Here is part 2 of my ‘Storing the Seasons’ collection of recipes, using traditional methods of food preservation to make delicious and healthy ‘jarred’ foods which turn abundant seasonal fruits and veggies into long-life condiments. Last month I shared with you my new favourite chutney, my ‘Sweet, sour and spicy chutney’,perfect for picnics, bbq’s and sandwich spreads. Today I am going to share with you another of my staple ‘jars’ in our house. I eat this traditional food practically every day, and if you know me personally, you will probably have received a jar as a gift at least once before! I’m talking Sauerkraut, and it’s got to be the the easiest, cheapest and tastiest condiment to a meal you will ever make. Are you ready to get started on the fermentation train? Who could resist looking at these lovely jars in your fridge or pantry each day??
What is Sauerkraut and why is it so sensational?!
Lactic-acid fermented vegetables such as sauerkraut have been made for centuries as a way of preserving, using the natural bacteria found on the skins of vegetables as a natural starter for fermentation. Not only are fermented veggies far tastier than pickled cooked ones, they are extremely good for you and you can get creative with the herbs and spices you add. Each batch is unique!
The same natural microorganisms that create lactic acid in our colons are found naturally in cabbage, and these increase dramatically when we start a fermenting process. When we increse our colonies of good bacteria by eating sauerkraut and other fermented foods, the harmful bacteria are outnumbered which means healthier happier tummies!
Sauerkraut is really simple to make, is a brilliant way of preserving cabbage and other vegetables throughout the year. It tastes great on its own, but I love to use it as a base for salads, mixing it with sea vegetables such as dulse and nori, adding freshly grated roots, and adding a dressing of tahini or avocado.
You can add any hard vegetables into your kraut: beetroot, carrot, squash, turnip, onions. The more vegetables you add, the wider the variety of beneficial microflora in your finished sauerkraut, as the process uses the microfloras that reside on the skins of the vegetables. Try also adding ginger, garlic, juniper berries, fennel seeds, caraway, dill seeds, celery seeds, cumin, chilis… be creative and come up with your own variations. I love to mix red and white cabbage for a ‘pink’ kraut, and add fennel seeds for a mild tangy mix, leaving it for about a week to ferment. The longer you leave your kraut, the stronger it becomes, so taste it every few days to see how you prefer. The main points to remember are that the salt acts to inhibit putrefying bacteria in the early stages of fermentation until the pH is lowered sufficiently to inhibit them, so make sure that you put enough salt in. It is possible to cut down on the salt if you use a starter culture to get the fermentation process going more quickly. You can use a probiotic capsule opened and added to the kraut, or some of the juices created from previous batch of kraut to get the fermentation process started and add even more beneficial bacteria’s to your kraut.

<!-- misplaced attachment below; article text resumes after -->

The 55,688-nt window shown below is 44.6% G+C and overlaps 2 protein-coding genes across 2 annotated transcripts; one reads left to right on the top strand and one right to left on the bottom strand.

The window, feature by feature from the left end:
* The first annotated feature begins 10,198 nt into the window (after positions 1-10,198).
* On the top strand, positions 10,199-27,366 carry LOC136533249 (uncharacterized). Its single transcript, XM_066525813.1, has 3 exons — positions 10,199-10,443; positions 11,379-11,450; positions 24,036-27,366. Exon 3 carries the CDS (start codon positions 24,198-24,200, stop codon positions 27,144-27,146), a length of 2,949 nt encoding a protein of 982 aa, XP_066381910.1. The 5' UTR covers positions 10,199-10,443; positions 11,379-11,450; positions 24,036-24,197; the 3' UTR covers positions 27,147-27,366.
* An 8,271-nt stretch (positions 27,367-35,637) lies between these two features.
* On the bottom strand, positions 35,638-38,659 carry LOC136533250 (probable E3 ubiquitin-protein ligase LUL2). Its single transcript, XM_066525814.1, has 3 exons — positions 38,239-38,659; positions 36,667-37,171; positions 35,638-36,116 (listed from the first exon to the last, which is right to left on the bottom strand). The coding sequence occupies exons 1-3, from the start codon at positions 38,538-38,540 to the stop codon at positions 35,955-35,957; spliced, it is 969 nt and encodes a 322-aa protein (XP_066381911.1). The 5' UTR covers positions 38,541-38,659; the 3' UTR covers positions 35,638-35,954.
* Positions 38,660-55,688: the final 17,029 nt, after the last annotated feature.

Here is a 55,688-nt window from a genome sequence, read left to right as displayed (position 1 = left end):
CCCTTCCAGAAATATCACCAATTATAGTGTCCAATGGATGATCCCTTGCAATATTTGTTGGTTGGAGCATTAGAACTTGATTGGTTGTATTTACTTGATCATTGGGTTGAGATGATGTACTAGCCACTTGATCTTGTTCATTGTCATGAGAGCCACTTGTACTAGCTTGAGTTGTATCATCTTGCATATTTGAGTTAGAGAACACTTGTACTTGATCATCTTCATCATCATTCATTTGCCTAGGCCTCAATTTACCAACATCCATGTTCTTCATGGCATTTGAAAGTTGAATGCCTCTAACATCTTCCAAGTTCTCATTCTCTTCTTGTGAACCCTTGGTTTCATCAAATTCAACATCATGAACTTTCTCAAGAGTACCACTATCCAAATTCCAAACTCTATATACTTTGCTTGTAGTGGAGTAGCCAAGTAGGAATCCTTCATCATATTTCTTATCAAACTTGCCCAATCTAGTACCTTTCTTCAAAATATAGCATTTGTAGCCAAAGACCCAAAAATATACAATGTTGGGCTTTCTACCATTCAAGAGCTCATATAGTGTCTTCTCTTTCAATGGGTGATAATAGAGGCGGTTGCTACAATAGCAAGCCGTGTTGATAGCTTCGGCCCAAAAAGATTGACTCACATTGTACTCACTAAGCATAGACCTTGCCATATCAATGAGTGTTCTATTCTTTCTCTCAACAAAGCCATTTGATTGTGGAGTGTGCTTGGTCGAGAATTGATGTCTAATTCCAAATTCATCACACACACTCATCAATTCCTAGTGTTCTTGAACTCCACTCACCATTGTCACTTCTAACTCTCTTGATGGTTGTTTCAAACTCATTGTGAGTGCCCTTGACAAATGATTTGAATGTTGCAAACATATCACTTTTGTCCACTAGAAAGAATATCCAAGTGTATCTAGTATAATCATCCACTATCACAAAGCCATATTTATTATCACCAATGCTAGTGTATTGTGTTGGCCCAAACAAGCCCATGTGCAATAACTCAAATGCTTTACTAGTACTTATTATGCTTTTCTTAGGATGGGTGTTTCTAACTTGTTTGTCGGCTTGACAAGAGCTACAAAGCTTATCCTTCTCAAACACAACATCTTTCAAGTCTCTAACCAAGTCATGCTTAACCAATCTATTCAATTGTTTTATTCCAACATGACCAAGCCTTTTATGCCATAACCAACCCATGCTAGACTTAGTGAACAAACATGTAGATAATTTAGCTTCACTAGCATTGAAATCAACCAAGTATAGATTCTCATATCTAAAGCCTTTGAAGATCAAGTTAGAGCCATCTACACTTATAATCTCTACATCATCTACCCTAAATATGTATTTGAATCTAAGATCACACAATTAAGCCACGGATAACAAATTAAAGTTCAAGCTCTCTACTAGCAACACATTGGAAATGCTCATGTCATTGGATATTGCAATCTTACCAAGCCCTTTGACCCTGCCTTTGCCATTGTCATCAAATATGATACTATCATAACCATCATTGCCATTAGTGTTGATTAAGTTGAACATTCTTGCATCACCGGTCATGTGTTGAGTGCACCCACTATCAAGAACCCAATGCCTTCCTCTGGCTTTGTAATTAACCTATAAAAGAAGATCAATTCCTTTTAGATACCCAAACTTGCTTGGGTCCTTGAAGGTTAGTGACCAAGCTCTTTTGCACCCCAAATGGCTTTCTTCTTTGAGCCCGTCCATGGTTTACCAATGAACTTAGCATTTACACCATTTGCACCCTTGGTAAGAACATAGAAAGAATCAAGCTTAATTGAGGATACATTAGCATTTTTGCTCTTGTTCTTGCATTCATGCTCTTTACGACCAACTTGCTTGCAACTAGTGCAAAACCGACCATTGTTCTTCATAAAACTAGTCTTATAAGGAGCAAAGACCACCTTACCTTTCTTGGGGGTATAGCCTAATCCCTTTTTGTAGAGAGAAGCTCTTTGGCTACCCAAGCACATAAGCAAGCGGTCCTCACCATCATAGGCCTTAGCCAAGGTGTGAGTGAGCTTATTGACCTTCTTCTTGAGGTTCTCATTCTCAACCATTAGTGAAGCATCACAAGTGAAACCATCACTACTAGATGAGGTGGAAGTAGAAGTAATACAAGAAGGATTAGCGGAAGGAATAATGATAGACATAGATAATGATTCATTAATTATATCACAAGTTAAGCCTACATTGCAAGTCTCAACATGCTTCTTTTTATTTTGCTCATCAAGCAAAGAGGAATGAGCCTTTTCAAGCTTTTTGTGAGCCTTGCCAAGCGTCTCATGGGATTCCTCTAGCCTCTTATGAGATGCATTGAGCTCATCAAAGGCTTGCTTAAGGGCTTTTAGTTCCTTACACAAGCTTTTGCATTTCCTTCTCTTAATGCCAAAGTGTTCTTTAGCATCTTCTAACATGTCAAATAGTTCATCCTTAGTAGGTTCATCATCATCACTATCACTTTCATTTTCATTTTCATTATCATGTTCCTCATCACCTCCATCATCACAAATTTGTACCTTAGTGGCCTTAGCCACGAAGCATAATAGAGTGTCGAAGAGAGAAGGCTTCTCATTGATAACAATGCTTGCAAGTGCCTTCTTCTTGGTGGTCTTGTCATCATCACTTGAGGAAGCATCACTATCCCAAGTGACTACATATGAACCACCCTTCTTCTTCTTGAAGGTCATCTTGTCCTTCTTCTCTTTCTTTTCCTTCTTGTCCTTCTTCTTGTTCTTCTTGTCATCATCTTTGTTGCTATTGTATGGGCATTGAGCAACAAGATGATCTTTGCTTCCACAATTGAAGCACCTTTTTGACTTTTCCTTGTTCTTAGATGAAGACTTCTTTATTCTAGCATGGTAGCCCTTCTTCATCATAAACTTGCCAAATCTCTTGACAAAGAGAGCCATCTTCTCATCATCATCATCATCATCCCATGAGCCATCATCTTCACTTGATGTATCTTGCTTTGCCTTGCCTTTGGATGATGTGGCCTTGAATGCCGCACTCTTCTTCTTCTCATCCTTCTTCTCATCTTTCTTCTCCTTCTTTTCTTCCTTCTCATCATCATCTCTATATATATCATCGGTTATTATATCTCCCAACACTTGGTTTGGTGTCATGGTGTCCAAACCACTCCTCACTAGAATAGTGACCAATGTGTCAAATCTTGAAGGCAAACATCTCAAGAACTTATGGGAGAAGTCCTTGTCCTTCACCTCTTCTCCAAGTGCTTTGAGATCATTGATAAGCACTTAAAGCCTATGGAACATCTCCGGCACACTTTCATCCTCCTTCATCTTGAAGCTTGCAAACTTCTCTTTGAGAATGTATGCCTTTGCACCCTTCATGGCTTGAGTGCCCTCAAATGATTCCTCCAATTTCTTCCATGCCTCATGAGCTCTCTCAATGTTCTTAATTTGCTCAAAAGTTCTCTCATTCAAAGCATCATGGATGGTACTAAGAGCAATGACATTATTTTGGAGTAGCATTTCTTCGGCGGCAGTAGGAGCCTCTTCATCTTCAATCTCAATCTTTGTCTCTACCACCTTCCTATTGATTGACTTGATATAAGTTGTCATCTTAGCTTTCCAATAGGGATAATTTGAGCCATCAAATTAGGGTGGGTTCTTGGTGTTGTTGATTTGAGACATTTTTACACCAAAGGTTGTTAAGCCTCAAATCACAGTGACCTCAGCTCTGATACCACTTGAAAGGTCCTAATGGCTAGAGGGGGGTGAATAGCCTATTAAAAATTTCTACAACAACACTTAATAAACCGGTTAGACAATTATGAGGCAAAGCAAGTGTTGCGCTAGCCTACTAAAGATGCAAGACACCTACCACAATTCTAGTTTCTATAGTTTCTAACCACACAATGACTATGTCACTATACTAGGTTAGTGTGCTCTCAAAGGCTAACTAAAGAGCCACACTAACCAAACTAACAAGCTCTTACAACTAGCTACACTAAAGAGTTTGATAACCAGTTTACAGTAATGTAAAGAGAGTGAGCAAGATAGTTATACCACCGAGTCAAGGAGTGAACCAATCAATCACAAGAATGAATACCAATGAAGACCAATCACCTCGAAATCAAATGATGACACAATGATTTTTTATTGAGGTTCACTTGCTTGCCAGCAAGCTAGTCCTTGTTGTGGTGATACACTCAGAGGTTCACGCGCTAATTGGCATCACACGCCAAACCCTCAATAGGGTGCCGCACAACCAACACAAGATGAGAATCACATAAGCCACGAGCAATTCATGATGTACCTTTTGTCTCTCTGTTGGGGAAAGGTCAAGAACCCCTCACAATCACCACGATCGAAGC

Makes 1 large jar
1 large white cabbage (or half each of red and white cabbage)
1-2 tbsp sea salt
Firstly, remove the outer leaves from the cabbage and set aside. Cut the cabbage in half and cut out a wedge of the core. Make sure you keep this; it will become clear why at the end!
Finely slice the cabbage using a sharp knife into thin strips, and put into a large mixing bowl. I like to use the slicing blade on my food processor for nice even, fine strips, though using a simple sharp knife and steady hand is fine! Sprinkle the cabbage with 1-2 tbsp salt, depending on the size of your cabbage. You can also add herbs such as fennel or aniseed, or juniper berries for traditional krauts at this stage. Now it’s time to massage your cabbage. This is where you can get friends and family involved. The more people who touch the kraut, the more different energies and bacterias which will be present in the final product. It also makes it much easier for you, as it can take a good 10 minutes in all to get the juices releasing from the cabbage. Once it feels like it is softening, almost like cooked cabbage, the colour becomes darker and you can hear and feel the juices releasing, it’s time to pack the cabbage into a sterile jar.
Pack it into your sterile 1 litre Kilner jar, using your fist to push it down tightly, so you can see the juices rising up above the top layer. Stop when you are an inch below the top of the jar. Place one of the outer leaves on the top, then a chunk of the core reserved from the cabbage. This will act as your ‘weight’, so that when you flip down the kilner lid, it presses down the top of the core and presses the cabbage under the juices.
Pack the cabbage in tight, leaving a 5 cm gap at the top of the jar to allow for the juices to rise. Plate one of the outer leaves on top of the cabbage, then place the core of the cabbage that you saved on top of the leaf. It needs to be at a higher level than the cabbage, so that when you clamp down the jar, the juices rise up above the cabbage.
Place the jar somewhere not to cold. It doesn’t need to be as warm as an airing cupboard, but cold rooms will make your kraut ferment very slowly.. Taste it after 4 days; it should taste mildly tangy. If so, you can eat it then, or carry on fermenting it for a week or two, depending on how strong you like it to taste. Once you are happy with it, transfer to the fridge to stop the fermenting process. It will keep for many months in the fridge.
You can find more of my raw fermentation recipes in my ebook here, written with Amy Levin of Ooosha. Whats your favourite fermented food? Check out #storingtheseasons for more of my fermented recipes!